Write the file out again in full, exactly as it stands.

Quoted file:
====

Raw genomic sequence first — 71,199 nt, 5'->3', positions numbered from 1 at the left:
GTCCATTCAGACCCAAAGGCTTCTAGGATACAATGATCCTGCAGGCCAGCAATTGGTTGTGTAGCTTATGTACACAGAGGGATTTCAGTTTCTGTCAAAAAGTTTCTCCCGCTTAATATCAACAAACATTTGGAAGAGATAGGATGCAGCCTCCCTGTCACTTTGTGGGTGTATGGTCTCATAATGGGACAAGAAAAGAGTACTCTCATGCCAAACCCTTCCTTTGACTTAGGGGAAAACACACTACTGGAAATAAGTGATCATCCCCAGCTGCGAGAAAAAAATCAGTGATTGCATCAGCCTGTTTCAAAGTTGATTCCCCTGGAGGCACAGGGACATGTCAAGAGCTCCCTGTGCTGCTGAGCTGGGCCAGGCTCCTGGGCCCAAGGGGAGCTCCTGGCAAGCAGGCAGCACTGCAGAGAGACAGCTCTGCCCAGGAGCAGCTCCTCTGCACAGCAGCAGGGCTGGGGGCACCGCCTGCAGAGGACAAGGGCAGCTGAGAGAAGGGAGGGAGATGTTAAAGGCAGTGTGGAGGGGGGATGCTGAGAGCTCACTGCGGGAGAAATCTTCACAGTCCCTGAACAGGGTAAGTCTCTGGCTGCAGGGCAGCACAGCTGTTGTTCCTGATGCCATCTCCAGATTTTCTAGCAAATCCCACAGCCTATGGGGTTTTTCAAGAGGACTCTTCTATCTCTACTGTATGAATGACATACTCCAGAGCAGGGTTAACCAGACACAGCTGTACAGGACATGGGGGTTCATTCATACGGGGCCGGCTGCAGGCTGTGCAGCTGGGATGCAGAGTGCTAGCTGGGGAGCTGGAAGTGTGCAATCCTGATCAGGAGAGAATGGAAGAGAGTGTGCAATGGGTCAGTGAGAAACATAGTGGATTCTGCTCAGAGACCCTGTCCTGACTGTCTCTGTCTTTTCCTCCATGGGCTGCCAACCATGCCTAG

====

Raw genomic sequence first — 71,199 nt, 5'->3', positions numbered from 1 at the left:
GTCCATTCAGACCCAAAGGCTTCTAGGATACAATGATCCTGCAGGCCAGCAATTGGTTGTGTAGCTTATGTACACAGAGGGATTTCAGTTTCTGTCAAAAAGTTTCTCCCGCTTAATATCAACAAACATTTGGAAGAGATAGGATGCAGCCTCCCTGTCACTTTGTGGGTGTATGGTCTCATAATGGGACAAGAAAAGAGTACTCTCATGCCAAACCCTTCCTTTGACTTAGGGGAAAACACACTACTGGAAATAAGTGATCATCCCCAGCTGCGAGAAAAAAATCAGTGATTGCATCAGCCTGTTTCAAAGTTGATTCCCCTGGAGGCACAGGGACATGTCAAGAGCTCCCTGTGCTGCTGAGCTGGGCCAGGCTCCTGGGCCCAAGGGGAGCTCCTGGCAAGCAGGCAGCACTGCAGAGAGACAGCTCTGCCCAGGAGCAGCTCCTCTGCACAGCAGCAGGGCTGGGGGCACCGCCTGCAGAGGACAAGGGCAGCTGAGAGAAGGGAGGGAGATGTTAAAGGCAGTGTGGAGGGGGGATGCTGAGAGCTCACTGCGGGAGAAATCTTCACAGTCCCTGAACAGGGTAAGTCTCTGGCTGCAGGGCAGCACAGCTGTTGTTCCTGATGCCATCTCCAGATTTTCTAGCAAATCCCACAGCCTATGGGGTTTTTCAAGAGGACTCTTCTATCTCTACTGTATGAATGACATACTCCAGAGCAGGGTTAACCAGACACAGCTGTACAGGACATGGGGGTTCATTCATACGGGGCCGGCTGCAGGCTGTGCAGCTGGGATGCAGAGTGCTAGCTGGGGAGCTGGAAGTGTGCAATCCTGATCAGGAGAGAATGGAAGAGAGTGTGCAATGGGTCAGTGAGAAACATAGTGGATTCTGCTCAGAGACCCTGTCCTGACTGTCTCTGTCTTTTCCTCCATGGGCTGCCAACCATGCCTAG